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Melanchthon’s Aristotle: Civic Virtue

Philip Melanchthon is nothing if not consistent in the way in which he handles the appropriation of classical, and particularly Aristotelian, thinking about virtue for the benefit of Christians (a topic treated recently at Mere Orthodoxy). Melanchthon finds Aristotle (or an eclectically ressourced Aristotle) of special use for political purposes, provided that his insistence be granted that Aristotle should be construed as speaking of civic or temporal virtues only: virtue coram hominibus rather than virtue coram Deo; virtue in the left-hand Kingdom. This is a different thing from spiritual virtue before God, which Aristotle did not understand or treat.

The reason, for Melanchthon, is straightforward: Aristotle did not know that spiritual vice proceeds from the root of original sin. And if he did not even acknowledge this truth, he was certainly ignorant of its remedy and the true means of cultivating virtue before God in the inner man, in what might be called–what Bavinck would call–“theonomous” perspective.

A nice illustration of Melanchthon’s basic position is found in some comments of his on the first chapter of Aristotle’s Nicomachean Ethics, in which Aristotle raises the question of the relation between nature and habituation–teaching and training–in the acquisition of virtue. In the following passage, Melanchthon contrasts Joseph’s virtue and motives to virtue with the Aristotelian account, and contrasts both with the imputed righteousness received in justification. (This is the Joseph of Genesis, not of the Gospels.) After discussion of how the concerns of Aristotle should best be balanced, Melanchthon writes:

Students must be advised that Aristotle says what he says concerning civic virtues; one speaks of spiritual virtues somewhat differently, as in the case of Joseph there are four concurrent causes of spiritual virtue: the Word of God, the Holy Spirit, the mind that gives assent, and the will that obeys. Joseph thinks of the commandment, “You shall not commit adultery,”1 and the Holy Spirit inclines his mind to assent to the commandment, and to gather together multiple causes: “lest God in his anger absolutely reject you, punish you with present and future punishments, and take away his present gifts; also, you must have regard for the occasion for scandal that will be given; likewise, you must spare others’ consciences.” By these arguments his will is moved, and the Holy Spirit confirms his hope, with the result that he obeys the law. And the will, strengthened and roused by the Holy Spirit, restrains the external members, while Joseph also adds the training he had received, he avoids close encounters with women and debauched parties, he fixes his mind more sharply on the tasks of his office, his studies, and prayer, as Paul also by his own example commends training, saying in 1 Corinthians 9.27: “I beat my body, and bring it into servitude.” These things come about partly because of the Holy Spirit moving him, partly by human diligence. But concerning righteousness, that is, concerning imputation, the question is entirely different, and I pass by it here.2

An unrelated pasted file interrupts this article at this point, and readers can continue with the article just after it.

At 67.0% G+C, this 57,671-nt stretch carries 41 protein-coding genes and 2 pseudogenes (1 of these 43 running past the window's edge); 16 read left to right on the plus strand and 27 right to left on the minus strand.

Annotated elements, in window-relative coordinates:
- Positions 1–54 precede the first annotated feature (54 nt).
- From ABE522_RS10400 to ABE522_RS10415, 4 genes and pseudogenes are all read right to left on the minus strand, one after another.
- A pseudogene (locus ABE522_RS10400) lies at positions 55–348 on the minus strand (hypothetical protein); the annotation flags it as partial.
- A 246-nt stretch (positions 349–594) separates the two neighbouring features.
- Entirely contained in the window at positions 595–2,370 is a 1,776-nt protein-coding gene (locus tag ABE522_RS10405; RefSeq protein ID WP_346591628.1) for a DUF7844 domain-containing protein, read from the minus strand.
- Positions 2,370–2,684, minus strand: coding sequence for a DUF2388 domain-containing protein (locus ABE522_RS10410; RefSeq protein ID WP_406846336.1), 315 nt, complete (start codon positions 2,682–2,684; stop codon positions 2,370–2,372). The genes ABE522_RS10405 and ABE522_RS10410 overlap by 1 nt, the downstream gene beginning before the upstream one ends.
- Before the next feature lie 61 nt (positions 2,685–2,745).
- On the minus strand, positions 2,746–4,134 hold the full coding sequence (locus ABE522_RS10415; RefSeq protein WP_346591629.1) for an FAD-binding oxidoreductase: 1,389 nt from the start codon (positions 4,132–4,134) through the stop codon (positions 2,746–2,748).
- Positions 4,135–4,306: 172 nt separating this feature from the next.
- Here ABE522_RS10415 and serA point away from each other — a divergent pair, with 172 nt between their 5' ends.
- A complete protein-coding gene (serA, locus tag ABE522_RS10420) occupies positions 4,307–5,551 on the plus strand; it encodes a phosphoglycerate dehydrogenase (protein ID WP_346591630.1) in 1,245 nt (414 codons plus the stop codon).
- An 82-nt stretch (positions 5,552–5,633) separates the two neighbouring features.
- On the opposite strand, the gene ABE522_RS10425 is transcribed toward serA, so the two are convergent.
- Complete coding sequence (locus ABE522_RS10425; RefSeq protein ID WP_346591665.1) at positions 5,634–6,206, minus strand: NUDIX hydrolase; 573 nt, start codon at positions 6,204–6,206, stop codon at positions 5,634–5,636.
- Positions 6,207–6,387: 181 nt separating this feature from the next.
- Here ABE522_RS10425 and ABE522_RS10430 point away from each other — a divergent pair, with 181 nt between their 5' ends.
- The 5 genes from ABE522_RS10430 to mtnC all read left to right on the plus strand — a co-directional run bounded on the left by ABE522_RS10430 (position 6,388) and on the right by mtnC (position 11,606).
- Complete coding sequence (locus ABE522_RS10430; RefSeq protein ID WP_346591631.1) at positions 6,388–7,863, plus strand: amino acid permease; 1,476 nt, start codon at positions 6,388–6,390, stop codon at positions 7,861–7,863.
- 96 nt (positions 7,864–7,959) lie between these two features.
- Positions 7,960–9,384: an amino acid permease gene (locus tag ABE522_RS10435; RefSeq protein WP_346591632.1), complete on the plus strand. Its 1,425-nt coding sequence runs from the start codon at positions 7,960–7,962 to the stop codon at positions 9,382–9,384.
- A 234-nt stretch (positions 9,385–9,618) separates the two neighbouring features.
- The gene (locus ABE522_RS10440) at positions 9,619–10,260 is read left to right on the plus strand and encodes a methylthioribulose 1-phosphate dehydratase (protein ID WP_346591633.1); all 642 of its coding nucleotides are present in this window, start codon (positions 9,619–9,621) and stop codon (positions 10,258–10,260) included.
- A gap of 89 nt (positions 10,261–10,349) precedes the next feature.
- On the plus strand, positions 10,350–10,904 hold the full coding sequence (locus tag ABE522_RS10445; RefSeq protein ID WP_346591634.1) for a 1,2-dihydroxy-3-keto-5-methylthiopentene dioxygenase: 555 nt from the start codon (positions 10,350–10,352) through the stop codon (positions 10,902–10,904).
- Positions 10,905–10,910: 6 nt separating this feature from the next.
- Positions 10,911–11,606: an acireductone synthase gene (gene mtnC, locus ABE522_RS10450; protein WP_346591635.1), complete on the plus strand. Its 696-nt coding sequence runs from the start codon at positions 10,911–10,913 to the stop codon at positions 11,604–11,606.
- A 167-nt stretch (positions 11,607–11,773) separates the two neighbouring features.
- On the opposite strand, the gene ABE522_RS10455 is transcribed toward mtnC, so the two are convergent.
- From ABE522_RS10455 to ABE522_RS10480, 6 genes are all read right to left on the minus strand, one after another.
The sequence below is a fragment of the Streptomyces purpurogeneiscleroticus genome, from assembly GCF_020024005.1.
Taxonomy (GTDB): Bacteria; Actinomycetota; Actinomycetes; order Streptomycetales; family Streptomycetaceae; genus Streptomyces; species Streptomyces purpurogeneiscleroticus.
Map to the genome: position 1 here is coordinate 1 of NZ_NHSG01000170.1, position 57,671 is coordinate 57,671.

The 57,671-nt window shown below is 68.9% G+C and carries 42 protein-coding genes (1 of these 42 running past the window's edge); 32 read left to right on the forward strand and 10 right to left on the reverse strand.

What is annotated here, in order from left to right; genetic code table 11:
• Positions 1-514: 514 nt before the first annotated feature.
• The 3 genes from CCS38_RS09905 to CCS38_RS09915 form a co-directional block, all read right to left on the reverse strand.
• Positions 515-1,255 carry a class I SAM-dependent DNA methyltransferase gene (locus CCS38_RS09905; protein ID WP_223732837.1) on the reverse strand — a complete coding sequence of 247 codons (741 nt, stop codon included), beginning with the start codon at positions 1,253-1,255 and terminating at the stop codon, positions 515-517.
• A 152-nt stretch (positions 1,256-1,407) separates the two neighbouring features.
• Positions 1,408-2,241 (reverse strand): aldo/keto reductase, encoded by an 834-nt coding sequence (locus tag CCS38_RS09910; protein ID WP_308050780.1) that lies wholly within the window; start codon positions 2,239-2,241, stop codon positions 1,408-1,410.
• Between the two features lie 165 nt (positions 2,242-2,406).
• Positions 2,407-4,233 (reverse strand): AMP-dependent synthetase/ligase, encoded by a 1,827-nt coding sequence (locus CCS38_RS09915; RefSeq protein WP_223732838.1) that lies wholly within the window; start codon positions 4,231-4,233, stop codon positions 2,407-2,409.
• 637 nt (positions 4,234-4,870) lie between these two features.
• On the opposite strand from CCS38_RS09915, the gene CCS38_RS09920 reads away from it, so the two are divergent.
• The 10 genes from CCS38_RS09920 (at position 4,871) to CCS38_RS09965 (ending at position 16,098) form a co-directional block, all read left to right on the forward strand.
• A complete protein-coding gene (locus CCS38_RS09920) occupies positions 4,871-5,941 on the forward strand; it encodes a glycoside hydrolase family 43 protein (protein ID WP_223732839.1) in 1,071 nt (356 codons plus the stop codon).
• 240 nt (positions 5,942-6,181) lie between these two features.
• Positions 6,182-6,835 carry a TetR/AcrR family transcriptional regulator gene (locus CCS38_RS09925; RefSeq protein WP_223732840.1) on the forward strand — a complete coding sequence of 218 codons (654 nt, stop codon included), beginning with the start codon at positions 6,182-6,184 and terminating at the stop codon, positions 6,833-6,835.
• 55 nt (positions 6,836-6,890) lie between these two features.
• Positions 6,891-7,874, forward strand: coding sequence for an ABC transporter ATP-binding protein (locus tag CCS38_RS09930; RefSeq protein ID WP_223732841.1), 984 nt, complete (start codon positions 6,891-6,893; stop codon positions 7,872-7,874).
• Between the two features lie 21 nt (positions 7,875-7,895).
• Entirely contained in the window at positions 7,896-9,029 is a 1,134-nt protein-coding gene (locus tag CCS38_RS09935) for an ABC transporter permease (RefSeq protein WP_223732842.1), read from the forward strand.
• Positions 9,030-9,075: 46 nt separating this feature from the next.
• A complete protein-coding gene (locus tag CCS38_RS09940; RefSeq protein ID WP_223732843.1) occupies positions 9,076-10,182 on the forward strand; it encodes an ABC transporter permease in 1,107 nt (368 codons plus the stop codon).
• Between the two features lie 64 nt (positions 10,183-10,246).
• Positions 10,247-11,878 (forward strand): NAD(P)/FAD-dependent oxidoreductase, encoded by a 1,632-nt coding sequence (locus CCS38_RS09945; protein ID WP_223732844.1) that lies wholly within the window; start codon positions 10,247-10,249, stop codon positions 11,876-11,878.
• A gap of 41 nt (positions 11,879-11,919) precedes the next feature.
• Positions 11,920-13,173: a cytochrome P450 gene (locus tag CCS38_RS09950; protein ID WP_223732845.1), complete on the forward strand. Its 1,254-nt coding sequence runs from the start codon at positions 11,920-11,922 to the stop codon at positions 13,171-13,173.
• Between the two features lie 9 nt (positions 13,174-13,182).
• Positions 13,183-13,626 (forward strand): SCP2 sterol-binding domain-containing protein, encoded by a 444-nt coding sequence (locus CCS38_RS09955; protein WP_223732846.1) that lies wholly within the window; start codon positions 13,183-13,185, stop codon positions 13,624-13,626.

(Incidentally, for those interested in further exposition of Melanchthon’s views of the Christian use of “reason” and philosophy, consult my essay “Reason Diabolical, Reason Divine: Philosophy, Classical Humanism, and the Scripture Principle in Philip Melanchthon and Niels Hemmingsen,” in Joseph Minich, editor, Philosophy and the Christian: The Quest for Wisdom in the Light of Christ.)

  1. Let us leave aside for the moment the question of how Joseph knows this commandment.
  2. In secundum librum Ethicorum Aristotelis enarrationes Philippi MelanthoniscaputI. The translation is my own.

By E.J. Hutchinson

E.J. Hutchinson is Assistant Professor of Classics at Hillsdale College.